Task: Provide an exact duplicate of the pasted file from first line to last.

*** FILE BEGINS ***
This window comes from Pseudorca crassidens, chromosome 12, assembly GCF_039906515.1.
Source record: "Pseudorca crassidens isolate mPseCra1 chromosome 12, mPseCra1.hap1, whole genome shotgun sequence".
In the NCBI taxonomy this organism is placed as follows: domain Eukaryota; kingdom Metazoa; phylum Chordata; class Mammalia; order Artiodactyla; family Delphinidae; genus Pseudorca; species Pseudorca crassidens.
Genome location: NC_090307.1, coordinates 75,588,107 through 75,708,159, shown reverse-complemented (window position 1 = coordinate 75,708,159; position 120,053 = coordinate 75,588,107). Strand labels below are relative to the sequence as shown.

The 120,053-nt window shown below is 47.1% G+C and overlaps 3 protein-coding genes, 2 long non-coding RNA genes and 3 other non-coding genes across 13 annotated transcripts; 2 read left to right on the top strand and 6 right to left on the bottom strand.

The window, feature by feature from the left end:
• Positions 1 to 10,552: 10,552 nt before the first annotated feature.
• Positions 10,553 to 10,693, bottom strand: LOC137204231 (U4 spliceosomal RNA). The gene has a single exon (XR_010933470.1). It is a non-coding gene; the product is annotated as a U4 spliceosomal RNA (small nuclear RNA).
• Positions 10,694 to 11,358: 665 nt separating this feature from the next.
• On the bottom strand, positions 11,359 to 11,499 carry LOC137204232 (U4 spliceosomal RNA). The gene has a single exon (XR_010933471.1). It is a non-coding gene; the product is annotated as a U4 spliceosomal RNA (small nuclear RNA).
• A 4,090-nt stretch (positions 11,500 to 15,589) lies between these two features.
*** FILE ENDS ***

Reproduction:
This window comes from Pseudorca crassidens, chromosome 12, assembly GCF_039906515.1.
Source record: "Pseudorca crassidens isolate mPseCra1 chromosome 12, mPseCra1.hap1, whole genome shotgun sequence".
In the NCBI taxonomy this organism is placed as follows: domain Eukaryota; kingdom Metazoa; phylum Chordata; class Mammalia; order Artiodactyla; family Delphinidae; genus Pseudorca; species Pseudorca crassidens.
Genome location: NC_090307.1, coordinates 75,588,107 through 75,708,159, shown reverse-complemented (window position 1 = coordinate 75,708,159; position 120,053 = coordinate 75,588,107). Strand labels below are relative to the sequence as shown.

The 120,053-nt window shown below is 47.1% G+C and overlaps 3 protein-coding genes, 2 long non-coding RNA genes and 3 other non-coding genes across 13 annotated transcripts; 2 read left to right on the top strand and 6 right to left on the bottom strand.

The window, feature by feature from the left end:
• Positions 1 to 10,552: 10,552 nt before the first annotated feature.
• Positions 10,553 to 10,693, bottom strand: LOC137204231 (U4 spliceosomal RNA). The gene has a single exon (XR_010933470.1). It is a non-coding gene; the product is annotated as a U4 spliceosomal RNA (small nuclear RNA).
• Positions 10,694 to 11,358: 665 nt separating this feature from the next.
• On the bottom strand, positions 11,359 to 11,499 carry LOC137204232 (U4 spliceosomal RNA). The gene has a single exon (XR_010933471.1). It is a non-coding gene; the product is annotated as a U4 spliceosomal RNA (small nuclear RNA).
• A 4,090-nt stretch (positions 11,500 to 15,589) lies between these two features.